Memory Hole (27 October): What else happened?

Scientific Misconduct Blog Memory Hole: Events of October 27th

Quote of the day

"Much of what passes for government policy today is nothing more than theater designed to create the illusion that the nation's problems are being addressed."

"We're looking for the illusion of due diligence, Mr. Pope. Two criminal acts successfully prosecuted -- it gives us that illusion."

From the Movie Syriana (worth watching)

P&G telephone records

16 years ago today: P&G in another spying case

On 27 October 1991 the New York Times reported on a further incident involving spying by Procter and Gamble.

Phone records were at the center of the scandal. P&G had tried to find who was talking to a journalist by enlisting the Cincinnati police who checked the records of all 800,000 business and home phones.

Legal scholars said First Amendment protections had been violated by accessing thousands of phone records of people who had nothing to do with the company. Procter & Gamble admitted it made "a mistake."

Another case is also discussed where a chemist at the Hanford nuclear store started speaking out about safety problems, and was intimidated and threatened.

See also Procter and Gamble goes dumpster diving

Source: "Sometimes, the Disloyal Are Watched" New York Times, 27 Oct 1991, pE10.

6 years ago today: UK Government says whistleblowing laws are "effective"

On 27 October 2001 "The UK government has acted to dispel fears that NHS staff who report safety concerns may not be protected from reprisals under whistleblowing laws". In the case of Steve Bolsin, "Professor Ian Kennedy said that the "good faith" requirement was problematic because it could easily be argued that the whistleblower acted from mixed motives". "He suggested, for example, that the act might be amended to protect disclosures to the General Medical Council (GMC)".

Hmmmmmm....yes and no .... why would anyone report anything to the GMC? Have the people who say these things spoken to a selection of people who have tried?

Sadly the lay press and public discussion remains the most important and only plausible route for raising concerns of public interest. That was 2001 and things are just much worse.

It's an interesting word that -- "effective".

Law is effective in protecting whistleblowers, report says -- Dyer 323 (7319): 954 -- BMJ

3 years ago today: Legal rules in UK prevent whistleblowing

On 27 October 2004 The UK government faced a row with MPs over new rules for employment tribunals which keep whistleblowing claims over corruption and fraud secret regardless of public safety. The rule change was slipped in on the quiet. The government creates rules ostensibly to protect whistleblowers, and then subverts them to prevent discussion. New Labour democracy in action.

Source: The Guardian, Row over keeping whistleblowing claims under wraps, Oct 27 2004

2 years ago today: 9/11 Intelligence officer bullied

On 27 October 2005 The Hill reported on the case of US Army Reserve Lt. Col. Anthony Shaffer who let it be known that the intelligence cell in which he worked identified the Sept. 11 terrorists a year before the attacks, and that related documents had been destroyed.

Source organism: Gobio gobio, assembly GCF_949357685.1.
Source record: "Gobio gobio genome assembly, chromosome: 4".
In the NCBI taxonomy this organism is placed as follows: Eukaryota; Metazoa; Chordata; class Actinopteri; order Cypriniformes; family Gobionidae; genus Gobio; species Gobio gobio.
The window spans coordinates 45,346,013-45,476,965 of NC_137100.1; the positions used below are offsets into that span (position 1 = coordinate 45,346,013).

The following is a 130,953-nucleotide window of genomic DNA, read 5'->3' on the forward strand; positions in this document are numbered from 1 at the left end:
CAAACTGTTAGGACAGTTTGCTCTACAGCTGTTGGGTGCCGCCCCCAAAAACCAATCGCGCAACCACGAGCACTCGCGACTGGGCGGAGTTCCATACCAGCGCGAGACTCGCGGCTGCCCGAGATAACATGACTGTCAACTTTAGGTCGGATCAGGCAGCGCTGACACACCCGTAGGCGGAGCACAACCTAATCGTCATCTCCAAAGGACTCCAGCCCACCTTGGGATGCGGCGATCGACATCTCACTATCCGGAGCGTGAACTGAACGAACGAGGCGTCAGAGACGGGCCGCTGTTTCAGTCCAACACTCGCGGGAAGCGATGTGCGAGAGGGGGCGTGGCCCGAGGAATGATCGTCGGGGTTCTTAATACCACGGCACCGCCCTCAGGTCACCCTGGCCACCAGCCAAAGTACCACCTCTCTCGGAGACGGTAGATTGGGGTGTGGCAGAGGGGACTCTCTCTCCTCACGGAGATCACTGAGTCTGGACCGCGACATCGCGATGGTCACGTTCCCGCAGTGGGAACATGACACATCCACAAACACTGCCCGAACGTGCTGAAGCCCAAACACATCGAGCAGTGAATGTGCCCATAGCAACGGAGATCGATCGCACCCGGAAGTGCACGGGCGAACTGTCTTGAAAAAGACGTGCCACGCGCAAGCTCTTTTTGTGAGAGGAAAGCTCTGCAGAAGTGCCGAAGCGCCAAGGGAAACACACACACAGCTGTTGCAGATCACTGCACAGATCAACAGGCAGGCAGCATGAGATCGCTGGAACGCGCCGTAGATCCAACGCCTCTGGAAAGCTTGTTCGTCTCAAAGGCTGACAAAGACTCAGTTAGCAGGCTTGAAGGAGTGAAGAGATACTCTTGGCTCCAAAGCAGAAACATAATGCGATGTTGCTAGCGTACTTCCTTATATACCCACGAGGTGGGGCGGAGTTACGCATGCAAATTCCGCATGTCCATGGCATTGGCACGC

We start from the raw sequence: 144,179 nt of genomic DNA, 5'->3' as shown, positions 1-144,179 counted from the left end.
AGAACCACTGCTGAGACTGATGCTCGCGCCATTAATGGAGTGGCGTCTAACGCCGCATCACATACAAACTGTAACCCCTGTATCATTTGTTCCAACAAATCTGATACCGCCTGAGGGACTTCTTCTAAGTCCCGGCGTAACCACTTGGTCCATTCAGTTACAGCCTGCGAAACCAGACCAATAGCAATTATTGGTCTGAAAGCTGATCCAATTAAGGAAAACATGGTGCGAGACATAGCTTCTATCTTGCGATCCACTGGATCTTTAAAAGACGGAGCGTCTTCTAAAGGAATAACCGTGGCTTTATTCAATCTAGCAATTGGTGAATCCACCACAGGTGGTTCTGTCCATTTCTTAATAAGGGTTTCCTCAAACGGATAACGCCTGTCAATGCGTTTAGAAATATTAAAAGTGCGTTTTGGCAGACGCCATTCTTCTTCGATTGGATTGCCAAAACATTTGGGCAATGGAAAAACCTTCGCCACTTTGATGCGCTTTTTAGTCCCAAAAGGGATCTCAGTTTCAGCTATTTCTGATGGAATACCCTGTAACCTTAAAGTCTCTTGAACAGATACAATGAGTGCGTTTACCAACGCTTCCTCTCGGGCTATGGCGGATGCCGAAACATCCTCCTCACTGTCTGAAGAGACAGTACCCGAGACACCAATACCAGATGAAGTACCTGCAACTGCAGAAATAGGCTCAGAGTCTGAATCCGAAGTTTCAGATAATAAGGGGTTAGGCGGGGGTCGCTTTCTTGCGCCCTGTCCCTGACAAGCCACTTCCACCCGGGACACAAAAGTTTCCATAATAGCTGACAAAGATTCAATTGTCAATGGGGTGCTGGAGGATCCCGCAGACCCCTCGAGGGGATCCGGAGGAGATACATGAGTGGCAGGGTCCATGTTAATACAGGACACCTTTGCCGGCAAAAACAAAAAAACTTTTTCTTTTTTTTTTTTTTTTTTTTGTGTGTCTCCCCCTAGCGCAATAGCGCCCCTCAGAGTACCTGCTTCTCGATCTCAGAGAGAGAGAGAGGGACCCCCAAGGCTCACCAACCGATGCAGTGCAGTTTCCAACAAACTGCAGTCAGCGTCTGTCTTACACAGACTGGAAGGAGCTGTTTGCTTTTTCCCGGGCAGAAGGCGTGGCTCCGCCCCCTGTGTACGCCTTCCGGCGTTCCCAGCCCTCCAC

In exchange the pentagon disciplined him for a series of actions (from misuse of government property to flashing military identification while intoxicated) which had nothing to do with the information he provided. The path to obfuscation is interesting.

Source: The Hill, "Hunter asks for probe of Pentagon actions against whistle-blower" Oct 27 2005

2 years ago today: Lester Crawford FDA - the mystery revealed

On 27 October 2005 the stock dealings underlying the resignation of FDA commissioner Dr. Lester M. Crawford were revealed in the New York Times. He never went to prison.

Source: Ex-Head of F.D.A. or Wife Sold Stock in Regulated Area, NYT, Oct 27 2005, also see Memory Hole 16 Oct and FDA Conflicts of Interest Update.

1 years ago today: UK Government interferes with a research study

On 27 October 2006 the following appeared in Private Eye.
Private Eye # 1170 9 27 October 2006
WHY is no one surprised that Defra [UK - Department for Environment, Food and Rural Affairs] is threatening to pull the plug on a detailed investigation into whether farmers exposed to sheep dips suffer serious long-term health damage?

"For more than two years researchers at University College London have carried out extensive psychological testing on farmers who were exposed to organophosphates contained in the pesticides. But their study is now in jeopardy after the Veterinary Medicines Directorate (VMD) suddenly expressed concerns last month that the study contains no suitable control for comparison, i.e some other rural group who were not exposed to the nerve gas-related chemicals.

One might think it a bit late in the day to criticise the way the study was composed. After all, it was designed in collaboration with both Defra and the VMD over a four-year period and was approved by both in-house scientists and independent peer reviewers. Twelve different control groups were identified and work was about to start on retired rural police until the VMD lobbed its spanner in the works. In any event the "problem" could easily be remedied by finding a control group that was acceptable."
Good open science as usual. Seems pretty obvious what happened here. I have no idea whether farmers suffer side effects, but it would be nice to see science carried out without government meddling. Private Eye have done a good job exposing bad science, incompetence and cover-up (the Bristol Heart scandal, paternalistic we-know-best-what-you-need-to-know government behaviour over BSE). Whistleblowers take note.

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